After a busy Friday in the operating room treating rotator cuff tears, among other orthopaedic injuries, I had a welcome opportunity for a fun and relaxing evening out with family. My wife and I took our daughter to her very first baseball game! We sat along the third base line watching our local minor league ball club, the Charleston Riverdogs, earn a win, and throughout the evening we enjoyed boiled peanuts, pretzels, and brats. Despite her tender young age, our baby girl seemed to really enjoy the sights, sounds, and action of the game, both on and off the field.

Yet, for me, the thrill of an exciting ballgame on a comfortable and breezy evening was punctuated by other thoughts. While I observed the players in action, I could not help but to consider the types of injuries and problems that I see every day in my orthopaedic clinic. As my family sat there taking in the ballpark experience together, I pointed out the relief pitcher warming up directly in front of us. The windup and throwing mechanism is a fascinating athletic accomplishment. Rotation of the pitcher’s shoulder during a pitch is considered the fastest motion of any human joint in sports. Remarkable! And also stressful to the bones, cartilage and tissues of the shoulder. While, certain sports can be prone to injuries of one joint or another, baseball, in particular, is known for issues with the shoulder. While injury can happen during lower velocity and distance throws, sliding into base, getting hit by a pitch, or colliding with another player, it is the repetitive action of throwing that places the majority of the high velocity throwers, like the relief pitcher we were observing, at risk for shoulder problems. This is due, in part, to the fact that the soft tissues of the shoulder have a biologic limit to the degree of force and stress they can tolerate before damage, or even rupture, occurs. Here are some important principles for the aspiring high-velocity thrower to consider:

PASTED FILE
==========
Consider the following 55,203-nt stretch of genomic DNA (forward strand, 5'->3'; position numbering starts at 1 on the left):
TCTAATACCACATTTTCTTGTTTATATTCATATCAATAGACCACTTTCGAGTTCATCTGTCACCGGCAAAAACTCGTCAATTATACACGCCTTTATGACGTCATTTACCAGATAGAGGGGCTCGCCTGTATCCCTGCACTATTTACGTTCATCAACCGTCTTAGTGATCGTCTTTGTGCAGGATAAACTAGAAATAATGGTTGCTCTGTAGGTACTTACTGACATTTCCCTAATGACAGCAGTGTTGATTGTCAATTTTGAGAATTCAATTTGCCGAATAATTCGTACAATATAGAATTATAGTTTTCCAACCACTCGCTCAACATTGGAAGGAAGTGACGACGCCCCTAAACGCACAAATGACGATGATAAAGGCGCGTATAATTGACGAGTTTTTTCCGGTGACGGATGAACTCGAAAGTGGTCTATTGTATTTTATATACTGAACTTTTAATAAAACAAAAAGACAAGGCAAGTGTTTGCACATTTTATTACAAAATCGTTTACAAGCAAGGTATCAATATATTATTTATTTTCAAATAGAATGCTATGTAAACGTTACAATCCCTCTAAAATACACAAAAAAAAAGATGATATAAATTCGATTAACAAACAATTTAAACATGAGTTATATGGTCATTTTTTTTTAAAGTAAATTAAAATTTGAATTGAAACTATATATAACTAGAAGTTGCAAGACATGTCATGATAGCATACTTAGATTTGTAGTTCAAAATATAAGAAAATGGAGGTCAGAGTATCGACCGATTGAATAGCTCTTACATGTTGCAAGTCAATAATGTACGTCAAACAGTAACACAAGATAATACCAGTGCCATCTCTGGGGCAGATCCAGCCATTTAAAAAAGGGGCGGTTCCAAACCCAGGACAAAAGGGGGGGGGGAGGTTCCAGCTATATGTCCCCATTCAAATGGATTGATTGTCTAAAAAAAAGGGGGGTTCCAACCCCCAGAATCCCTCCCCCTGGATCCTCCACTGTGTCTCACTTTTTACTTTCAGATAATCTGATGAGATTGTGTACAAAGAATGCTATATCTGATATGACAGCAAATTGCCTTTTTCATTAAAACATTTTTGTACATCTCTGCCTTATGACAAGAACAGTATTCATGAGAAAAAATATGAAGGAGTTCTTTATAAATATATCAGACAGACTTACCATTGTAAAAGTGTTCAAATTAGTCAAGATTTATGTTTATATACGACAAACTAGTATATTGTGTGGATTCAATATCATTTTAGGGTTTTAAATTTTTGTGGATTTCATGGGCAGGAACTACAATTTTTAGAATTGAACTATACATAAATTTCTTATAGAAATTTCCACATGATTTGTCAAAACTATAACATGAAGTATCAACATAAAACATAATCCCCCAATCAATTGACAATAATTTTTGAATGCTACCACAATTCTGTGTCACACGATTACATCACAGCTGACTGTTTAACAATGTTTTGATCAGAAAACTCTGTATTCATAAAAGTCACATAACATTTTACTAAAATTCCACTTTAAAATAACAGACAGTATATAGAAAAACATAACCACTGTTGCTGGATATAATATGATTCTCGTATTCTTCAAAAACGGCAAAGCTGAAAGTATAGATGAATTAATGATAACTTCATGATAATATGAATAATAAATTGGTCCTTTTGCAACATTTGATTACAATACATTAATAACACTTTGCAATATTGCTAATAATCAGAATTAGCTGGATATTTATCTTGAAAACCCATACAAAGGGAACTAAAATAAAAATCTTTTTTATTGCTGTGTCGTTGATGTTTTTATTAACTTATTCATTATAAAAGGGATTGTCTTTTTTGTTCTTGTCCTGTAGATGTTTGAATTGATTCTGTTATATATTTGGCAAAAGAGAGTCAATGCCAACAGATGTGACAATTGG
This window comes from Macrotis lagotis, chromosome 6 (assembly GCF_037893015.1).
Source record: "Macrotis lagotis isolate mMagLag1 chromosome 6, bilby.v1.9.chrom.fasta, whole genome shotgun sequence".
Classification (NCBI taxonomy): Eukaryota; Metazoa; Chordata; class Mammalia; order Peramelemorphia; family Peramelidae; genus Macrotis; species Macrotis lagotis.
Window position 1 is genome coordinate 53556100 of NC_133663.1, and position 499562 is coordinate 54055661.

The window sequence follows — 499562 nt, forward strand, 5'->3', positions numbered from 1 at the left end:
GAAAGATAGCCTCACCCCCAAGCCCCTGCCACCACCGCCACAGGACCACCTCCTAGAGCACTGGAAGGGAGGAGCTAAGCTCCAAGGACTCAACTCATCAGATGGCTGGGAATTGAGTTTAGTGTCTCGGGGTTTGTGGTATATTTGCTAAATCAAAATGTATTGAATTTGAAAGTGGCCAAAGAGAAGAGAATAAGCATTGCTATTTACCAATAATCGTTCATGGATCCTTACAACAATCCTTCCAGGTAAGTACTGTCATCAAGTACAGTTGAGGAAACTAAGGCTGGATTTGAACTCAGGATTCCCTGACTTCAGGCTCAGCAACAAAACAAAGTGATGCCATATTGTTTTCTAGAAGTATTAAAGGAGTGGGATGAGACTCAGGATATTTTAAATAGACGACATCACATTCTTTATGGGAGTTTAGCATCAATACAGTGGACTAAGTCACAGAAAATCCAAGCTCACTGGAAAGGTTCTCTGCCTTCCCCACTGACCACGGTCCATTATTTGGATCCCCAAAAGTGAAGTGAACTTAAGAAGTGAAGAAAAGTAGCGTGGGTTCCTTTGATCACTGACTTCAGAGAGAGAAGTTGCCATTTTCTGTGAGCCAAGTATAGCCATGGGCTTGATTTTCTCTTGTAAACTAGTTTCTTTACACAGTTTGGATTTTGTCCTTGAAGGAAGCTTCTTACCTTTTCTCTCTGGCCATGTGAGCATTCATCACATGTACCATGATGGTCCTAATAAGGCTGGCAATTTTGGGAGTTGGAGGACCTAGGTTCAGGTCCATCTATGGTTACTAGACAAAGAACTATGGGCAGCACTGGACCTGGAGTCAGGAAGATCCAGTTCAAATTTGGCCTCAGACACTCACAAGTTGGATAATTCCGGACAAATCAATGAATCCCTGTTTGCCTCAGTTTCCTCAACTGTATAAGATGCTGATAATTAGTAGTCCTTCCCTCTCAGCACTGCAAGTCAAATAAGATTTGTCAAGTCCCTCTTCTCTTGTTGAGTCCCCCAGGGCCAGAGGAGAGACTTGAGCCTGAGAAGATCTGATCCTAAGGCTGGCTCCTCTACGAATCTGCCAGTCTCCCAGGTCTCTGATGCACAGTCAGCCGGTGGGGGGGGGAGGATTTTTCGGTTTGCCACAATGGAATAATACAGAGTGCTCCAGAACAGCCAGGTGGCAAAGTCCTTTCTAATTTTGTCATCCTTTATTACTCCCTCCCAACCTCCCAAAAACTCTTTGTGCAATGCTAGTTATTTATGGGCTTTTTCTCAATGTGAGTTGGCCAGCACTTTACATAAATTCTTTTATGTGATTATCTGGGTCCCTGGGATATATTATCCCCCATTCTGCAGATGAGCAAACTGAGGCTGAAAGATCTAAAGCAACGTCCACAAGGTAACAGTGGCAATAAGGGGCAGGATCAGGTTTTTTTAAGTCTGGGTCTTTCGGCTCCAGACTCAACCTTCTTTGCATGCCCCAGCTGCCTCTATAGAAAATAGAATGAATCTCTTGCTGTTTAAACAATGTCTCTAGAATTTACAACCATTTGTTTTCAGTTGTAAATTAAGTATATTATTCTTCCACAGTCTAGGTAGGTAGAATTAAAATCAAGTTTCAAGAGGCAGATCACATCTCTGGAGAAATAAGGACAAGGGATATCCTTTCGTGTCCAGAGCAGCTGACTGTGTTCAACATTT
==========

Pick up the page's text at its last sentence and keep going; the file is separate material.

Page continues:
Conditioning First: